By Matt Murphy
STATE HOUSE NEWS SERVICE
STATE HOUSE, BOSTON, JUNE 16, 2017.....Give lawmakers a week to get something done and they'll probably take eight days. At least.
Recap and analysis of the week in state government.
So it should come as no great surprise that they are once again bumping up against a deadline, albeit one that is self-imposed.
Despite the fact that lawmakers have been plotting revisions of the November ballot law legalizing marijuana since delaying its implementation last December, the odds of having it rolled and twisted and on the governors desk by June 30 seem long.
Some of that has to do with the fact the House and Senate are far apart on major issues, including taxation and local control over retail dispensaries.
The House didn't help the cause this week with a bungled roll out of a comprehensive marijuana bill that House Speaker Robert DeLeo pulled back from a scheduled vote due to drafting issues and shaky support. Chief among the problems was a taxation miscue that would have applied the proposed 28 percent, all-in tax on marijuana sales to be compounded as the product moved through the supply chain from grower to consumer.
House leaders, including the co-chair of the Marijuana Policy Committee Rep. Mark Cusack, will try again Monday when they release a redrafted bill in hopes of getting that to the floor for a vote on Wednesday.
Cusack says the bill will look very similar to the one released this week, which would create an expanded Cannabis Control Commission and no longer require a town- or city-wide vote to ban the sale of recreational marijuana within a community's borders, but instead allow the municipal governing body to do it instead.
Yes on 4, the group behind the successful marijuana ballot campaign, believes the higher tax rate will encourage the black market and slammed the House bill as a stripping of rights from voters. The group is considerably more aligned with the Senate.
No one seems to have much of an appetite to further delay licensing beyond July 2018, and yet getting a bill done by the end of the month would require the House and Senate to both give up considerable ground if they are to meet in the middle for a compromise.
Sen. Patricia Jehlen, the co-chair of the Marijuana Policy Committee whose relationship with Cusack seems anything but groovy, didn't even wait to see the redrafted House bill before outlining a competing Senate proposal that would leave the ballot law's tax structure untouched, with a maximum rate of 12 percent.
Jehlen also proposed to make no changes to the local opt-out process and to seal criminal records with past pot convictions that are no longer illegal. She broadly agrees, however, with the House-proposed construction of the Triple C. The proposed structure of the Cannabis Control Commission from both Cusack and Jehlen is similar to the Massachusetts Gaming Commission, and one that Treasurer Deborah Goldberg - the principal pot overseer under the ballot law - opposes as an undercutting of her authority.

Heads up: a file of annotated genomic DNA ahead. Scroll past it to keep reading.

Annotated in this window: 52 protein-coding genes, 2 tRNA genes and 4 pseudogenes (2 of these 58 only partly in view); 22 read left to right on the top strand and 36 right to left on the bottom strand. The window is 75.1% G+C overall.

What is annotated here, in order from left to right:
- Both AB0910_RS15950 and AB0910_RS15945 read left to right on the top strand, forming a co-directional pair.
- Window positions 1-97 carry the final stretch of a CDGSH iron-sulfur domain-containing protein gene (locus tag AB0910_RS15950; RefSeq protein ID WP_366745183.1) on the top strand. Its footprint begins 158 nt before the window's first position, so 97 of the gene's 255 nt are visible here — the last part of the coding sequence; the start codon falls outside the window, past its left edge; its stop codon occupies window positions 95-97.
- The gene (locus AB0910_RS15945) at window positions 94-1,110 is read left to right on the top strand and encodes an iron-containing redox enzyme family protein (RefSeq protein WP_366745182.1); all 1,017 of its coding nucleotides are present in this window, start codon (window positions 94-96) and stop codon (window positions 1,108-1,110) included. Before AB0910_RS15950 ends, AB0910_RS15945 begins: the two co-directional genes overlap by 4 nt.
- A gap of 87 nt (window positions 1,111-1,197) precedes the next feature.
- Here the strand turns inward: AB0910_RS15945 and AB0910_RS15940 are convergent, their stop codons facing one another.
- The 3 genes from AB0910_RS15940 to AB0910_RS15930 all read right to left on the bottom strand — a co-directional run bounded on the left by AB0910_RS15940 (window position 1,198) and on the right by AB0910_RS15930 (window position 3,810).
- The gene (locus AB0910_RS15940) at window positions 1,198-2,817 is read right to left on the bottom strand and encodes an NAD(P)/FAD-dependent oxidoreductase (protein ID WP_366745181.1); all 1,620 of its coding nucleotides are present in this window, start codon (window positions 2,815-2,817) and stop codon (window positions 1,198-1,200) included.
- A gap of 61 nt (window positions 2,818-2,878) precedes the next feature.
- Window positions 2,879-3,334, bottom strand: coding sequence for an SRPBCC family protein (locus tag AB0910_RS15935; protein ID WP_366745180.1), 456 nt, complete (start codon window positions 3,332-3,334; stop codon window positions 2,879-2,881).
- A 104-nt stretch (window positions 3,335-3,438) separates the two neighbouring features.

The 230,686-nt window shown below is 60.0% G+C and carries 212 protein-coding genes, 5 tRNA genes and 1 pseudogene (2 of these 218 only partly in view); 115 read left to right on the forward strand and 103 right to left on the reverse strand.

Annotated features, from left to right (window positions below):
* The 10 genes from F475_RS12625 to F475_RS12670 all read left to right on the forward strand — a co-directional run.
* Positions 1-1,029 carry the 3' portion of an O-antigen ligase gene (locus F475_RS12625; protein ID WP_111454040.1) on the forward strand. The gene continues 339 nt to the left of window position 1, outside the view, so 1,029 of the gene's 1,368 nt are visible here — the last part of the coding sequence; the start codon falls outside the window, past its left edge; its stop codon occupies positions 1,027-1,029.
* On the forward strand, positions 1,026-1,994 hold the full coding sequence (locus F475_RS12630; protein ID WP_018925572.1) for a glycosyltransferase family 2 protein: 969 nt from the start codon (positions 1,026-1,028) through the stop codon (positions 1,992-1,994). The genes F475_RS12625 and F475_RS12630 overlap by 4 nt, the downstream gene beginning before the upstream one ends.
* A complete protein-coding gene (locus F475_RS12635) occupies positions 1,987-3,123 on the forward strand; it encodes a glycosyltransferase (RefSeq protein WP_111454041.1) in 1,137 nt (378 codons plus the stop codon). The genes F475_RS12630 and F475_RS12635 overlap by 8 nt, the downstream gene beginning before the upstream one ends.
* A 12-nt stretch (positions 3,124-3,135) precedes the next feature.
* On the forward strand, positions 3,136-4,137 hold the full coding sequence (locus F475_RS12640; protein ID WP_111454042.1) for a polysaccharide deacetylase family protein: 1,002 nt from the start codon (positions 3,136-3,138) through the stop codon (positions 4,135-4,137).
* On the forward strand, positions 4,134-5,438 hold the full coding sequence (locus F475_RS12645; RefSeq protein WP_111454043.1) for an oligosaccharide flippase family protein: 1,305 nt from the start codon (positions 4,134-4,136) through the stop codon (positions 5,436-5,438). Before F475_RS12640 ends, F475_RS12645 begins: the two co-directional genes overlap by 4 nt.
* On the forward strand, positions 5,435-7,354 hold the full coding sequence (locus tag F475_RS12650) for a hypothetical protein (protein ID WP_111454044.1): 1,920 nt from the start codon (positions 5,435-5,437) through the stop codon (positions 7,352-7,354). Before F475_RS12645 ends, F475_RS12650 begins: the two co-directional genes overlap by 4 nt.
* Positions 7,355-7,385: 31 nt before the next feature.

If pot has shone a spotlight on the interbranch divisions on Beacon Hill, a constitutional amendment to impose a 4 percent surtax on income over $1 million had the inverse effect this week.
Senate President Stanley Rosenberg gaveled the Constitutional Convention to order this week and called a vote on the initiative petition that has been hailed by supporters as a "fair share" tax that will generate revenue needed badly by the state to improve public education and transportation.
On the flip side, opponents blasted it as a penalty on success that would drive the job-creator class out of Massachusetts.
Needing only 50 votes to advance to the 2018 ballot, 134 members of the House and Senate approved of giving voters the chance to decide next year whether millionaires should be chipping in a lot more for government services.
In the meantime, Baker may have heard the criticism from Democrats that he needs to do more than write letters about his opposition to the GOP-led health care reform efforts in Washington and hopped a plane to the capital Friday.
Baker went for the first meeting of the President Donald Trump's opioid abuse task force and had meetings scheduled to lobby key Congressional committee leaders on the dangerousness to states of the American Health Care Act.
Even his presence on Capitol Hill couldn't fully quell his exuberance for the written word, and the governor signed on to a bipartisan letter from governors urging the Senate leadership to take a different approach.
"It calls into question coverage for the vulnerable and fails to provide the necessary resources to ensure that no one is left out, while shifting significant costs to the states," the governor wrote to Sens. Mitch McConnell and Chuck Shumer about the AHCA.
Back at home, law enforcement was mobilizing for the arrival of the Tall Ships this weekend where security became a top issue against the backdrop of members of Congress getting shot at in Alexandria, Virginia while practicing for a charity Congressional baseball game.
First Lady Lauren Baker also had a coming out party, of sorts, as she did he first radio and television interviews since her husband took office to promote what she says will be her "primary initiative" as first lady. Baker is now the vice-chair of the Wonderfund, a non-profit formerly known as the DCF Kids Fund, that acts like a make-a-wish foundation for foster children and those under the state's supervision.
Baker hopes to more than triple the Wonderfund's fundraising efforts in the upcoming fiscal year to $1.5 million and double annually the numbers of kids the charity serves until it can touch all 50,000 in DCF care.
STORY OF THE WEEK: House pot plan stubbed out, but Rep. Cusack has his lighter ready for Monday.